Travelling around Wales
Getting around Wales is easy - if you could travel in a straight line, our country is only about 180 miles long. Going around all the mountains, though, makes it about a 5 hour drive from top to bottom. One thing you're sure to notice is that the landscape and scenery changes quickly and dramatically.
It’s easy to get around by train, bus, car or even domestic flight. There are plenty of journeys that are wonderful experiences in their own right, see our 'Wales Way' section. We have some of the most scenic roads, railways and pathways in Great Britain.
The principal railway line in South and West Wales runs more or less parallel to the south coast, connecting Chepstow, Newport, Cardiff, Swansea, Carmarthen and Pembrokeshire. Branch lines from Newport, Cardiff and Bridgend serve The Valleys, the Wye Valley and the Vale of Usk.
In North Wales, a main line runs right along the north coast through Prestatyn, Rhyl, Colwyn Bay, Llandudno, Conwy and Bangor to Holyhead. There’s also a branch line between Wrexham and Shotton.
There are several scenic railway lines in Mid Wales and North Wales. The Heart of Wales Line from Shrewsbury to Llanelli and Swansea cuts diagonally across the rolling hill country of Mid Wales. The Cambrian Line runs west from Shrewsbury to Machynlleth, where it meets the picturesque Cambrian Coast Line, which connects Aberystwyth and Pwllheli on the Llŷn Peninsula. The beautiful Conwy Valley Line runs from Llandudno through Snowdonia to Blaenau Ffestiniog.
Train timetables and tickets:
National Rail Enquiries
Arriva Trains Wales
First Great Western
At Blaenau Ffestiniog, you can hop onto the narrow gauge Ffestiniog and Welsh Highland Railways to Porthmadog and Caernarfon. Other vintage railways in Wales include the Snowdon Mountain Railway from Llanberis to the summit of Snowdon, the Llangollen Railway from Llangollen to Carrog, the Talyllyn Railway from Tywyn to Nant Gwernol and the Vale of Rheidol Railway from Aberystwyth to Devil’s Bridge. They all offer memorable journeys through impressive scenery.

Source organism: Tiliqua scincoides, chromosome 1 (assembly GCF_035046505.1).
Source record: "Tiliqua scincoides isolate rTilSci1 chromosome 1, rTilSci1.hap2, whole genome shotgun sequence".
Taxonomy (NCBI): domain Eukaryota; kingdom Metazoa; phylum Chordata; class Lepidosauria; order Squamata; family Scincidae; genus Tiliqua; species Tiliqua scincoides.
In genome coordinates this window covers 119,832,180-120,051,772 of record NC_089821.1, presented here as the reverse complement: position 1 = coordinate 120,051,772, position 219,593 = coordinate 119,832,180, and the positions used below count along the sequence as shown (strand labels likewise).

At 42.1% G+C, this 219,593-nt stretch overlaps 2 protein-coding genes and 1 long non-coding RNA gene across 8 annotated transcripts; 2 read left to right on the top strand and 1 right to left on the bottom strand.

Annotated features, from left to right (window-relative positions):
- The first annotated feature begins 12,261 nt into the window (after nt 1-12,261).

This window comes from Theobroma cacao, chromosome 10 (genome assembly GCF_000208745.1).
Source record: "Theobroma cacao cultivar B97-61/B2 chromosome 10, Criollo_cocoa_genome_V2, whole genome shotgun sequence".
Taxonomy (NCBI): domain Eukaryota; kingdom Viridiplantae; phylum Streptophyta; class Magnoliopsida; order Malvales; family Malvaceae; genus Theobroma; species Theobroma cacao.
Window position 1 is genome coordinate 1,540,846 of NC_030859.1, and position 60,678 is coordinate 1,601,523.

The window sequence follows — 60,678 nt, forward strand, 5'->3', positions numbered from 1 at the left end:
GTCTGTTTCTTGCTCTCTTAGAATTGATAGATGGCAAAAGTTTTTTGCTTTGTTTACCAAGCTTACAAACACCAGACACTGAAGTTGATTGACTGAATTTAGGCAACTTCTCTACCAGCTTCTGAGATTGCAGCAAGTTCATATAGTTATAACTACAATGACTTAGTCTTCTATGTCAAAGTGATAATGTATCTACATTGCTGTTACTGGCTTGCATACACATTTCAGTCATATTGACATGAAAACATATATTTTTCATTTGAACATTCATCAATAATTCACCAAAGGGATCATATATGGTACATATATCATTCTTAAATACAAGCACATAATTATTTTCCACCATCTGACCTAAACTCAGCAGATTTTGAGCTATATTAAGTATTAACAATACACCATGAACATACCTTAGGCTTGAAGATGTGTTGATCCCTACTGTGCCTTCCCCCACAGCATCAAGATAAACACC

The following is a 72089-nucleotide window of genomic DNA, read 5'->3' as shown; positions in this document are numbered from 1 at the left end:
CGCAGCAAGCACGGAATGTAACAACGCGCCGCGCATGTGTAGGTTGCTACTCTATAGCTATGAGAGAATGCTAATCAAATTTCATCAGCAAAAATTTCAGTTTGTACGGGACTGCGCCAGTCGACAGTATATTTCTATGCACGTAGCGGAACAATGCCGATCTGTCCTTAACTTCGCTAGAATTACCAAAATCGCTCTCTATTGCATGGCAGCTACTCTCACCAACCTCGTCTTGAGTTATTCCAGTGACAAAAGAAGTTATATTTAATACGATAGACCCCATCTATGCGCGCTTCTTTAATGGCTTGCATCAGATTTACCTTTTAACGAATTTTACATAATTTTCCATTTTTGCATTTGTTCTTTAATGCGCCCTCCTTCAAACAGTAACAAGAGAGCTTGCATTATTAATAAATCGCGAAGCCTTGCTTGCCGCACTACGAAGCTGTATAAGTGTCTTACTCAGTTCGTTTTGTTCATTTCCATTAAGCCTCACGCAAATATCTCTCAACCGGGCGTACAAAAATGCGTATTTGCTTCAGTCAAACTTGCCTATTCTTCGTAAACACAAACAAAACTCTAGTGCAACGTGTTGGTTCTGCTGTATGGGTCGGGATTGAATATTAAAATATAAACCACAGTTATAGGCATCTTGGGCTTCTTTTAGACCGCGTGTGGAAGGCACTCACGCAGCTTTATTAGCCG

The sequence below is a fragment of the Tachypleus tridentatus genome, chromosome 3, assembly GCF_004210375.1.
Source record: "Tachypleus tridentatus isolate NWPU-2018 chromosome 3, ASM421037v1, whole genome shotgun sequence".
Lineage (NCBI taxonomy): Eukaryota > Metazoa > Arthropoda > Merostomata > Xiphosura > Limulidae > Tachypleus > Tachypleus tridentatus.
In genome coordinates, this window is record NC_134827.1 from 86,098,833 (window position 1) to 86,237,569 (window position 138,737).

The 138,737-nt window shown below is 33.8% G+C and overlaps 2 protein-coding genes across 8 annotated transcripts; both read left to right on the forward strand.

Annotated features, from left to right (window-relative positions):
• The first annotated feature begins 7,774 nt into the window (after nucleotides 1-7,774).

National Express operates long-distance intercity coach services along the south coast from Cardiff and Swansea to Pembrokeshire; from Wrexham, Llangollen in the North and Newtown to Aberystwyth on the west coast; and along the north coast from Prestatyn, Rhyl, Colwyn Bay, Llandudno and Bangor to Pwllheli.
Megabus runs a low-cost coach service between Newport, Cardiff, Swansea, Carmarthen and Pembroke Dock.
A network of local and cross-country buses knits into the rail network to cover most towns, villages and rural areas of Wales. For occasional journeys, just pay as you board. In Cardiff, day, weekly and monthly tickets are available.
BayTrans - sustainable Travel for Swansea Bay
Bus services for walkers and cyclists operate in each of the Welsh National Parks: the Coastal Buses (Poppit Rocket, Strumble Shuttle, Celtic Coaster, Coastal Cruiser and Puffin Shuttle) in Pembrokeshire and the Snowdon Sherpa Buses in Snowdonia. They’re designed to reduce traffic in the parks.
Discounted train and bus travel for FIT and groups
An Explore Wales Pass, Ranger or Rover gives you unlimited access to Wales’ mainline train services and many bus routes, plus discounted admission to many tourist attractions. There are options covering various parts of the country, valid for either one day or eight days.
A Railcard gets you 33 percent off adult fares and 60% off kids’ fares on mainline rail services, and a Great Little Trains of Wales discount card gets you 20% off the adult fare on several narrow gauge steam railways in Wales.
Many train companies will offer discounts for groups travelling at the same time.
Getting around North and South Wales by car is straightforward. Traveling from north to south is a picturesque route that includes Snowdonia, the Cambrian Mountains and the Brecon Beacons, it’s not the fastest route but think of the views, picnic and photo opportunities.
Wales’ most scenic drives count among the best in Britain. Some favourite routes with fantastic views include the A466 along the Wye Valley, the B4574 from Rhayader to the Vale of Rheidol, the A4069 across the Black Mountain range, the A4086, A498 and A4085 around Snowdon and Marine Drive around Great Orme, Llandudno.
Also see 'The Wales Way'
There are also many options to hire a car in Wales to travel around the country.
Eastern Airways operates scheduled flights between Cardiff and Anglesey.
Rural Wales is one of Britain’s best cycling destinations. By following the National Cycle Network, you can explore some of Wales’ most appealing country lanes, disused railway lines and forest paths by bike. Sustrans, the charity which created the network, has put together a list of recommended Easy Rides in Wales. There are also three major long-distance routes:
Lôn Las Cymru (NCR 8) – Anglesey, Snowdonia, Brecon Beacons, Cardiff, Chepstow
Lôn Geltaidd (NCR 4) – Fishguard to Chepstow
North Wales Coast Cycle Route (NCR 5) – Anglesey to Chester
With the completion of the Wales Coast Path, it’s possible to walk or hike right around our country. The Coastal Path connects up with the Offa’s Dyke Path, one of the three National Trails in Wales. The other two National Trails are the Pembrokeshire Coast Path and Glyndŵr’s Way in Mid Wales.
Other popular long distance public footpaths in Wales include the Cambrian Way in the Cambrian Mountains and the Wye Valley Walk from Chepstow to Plynlimon. All of these walking routes pass through spectacular landscapes.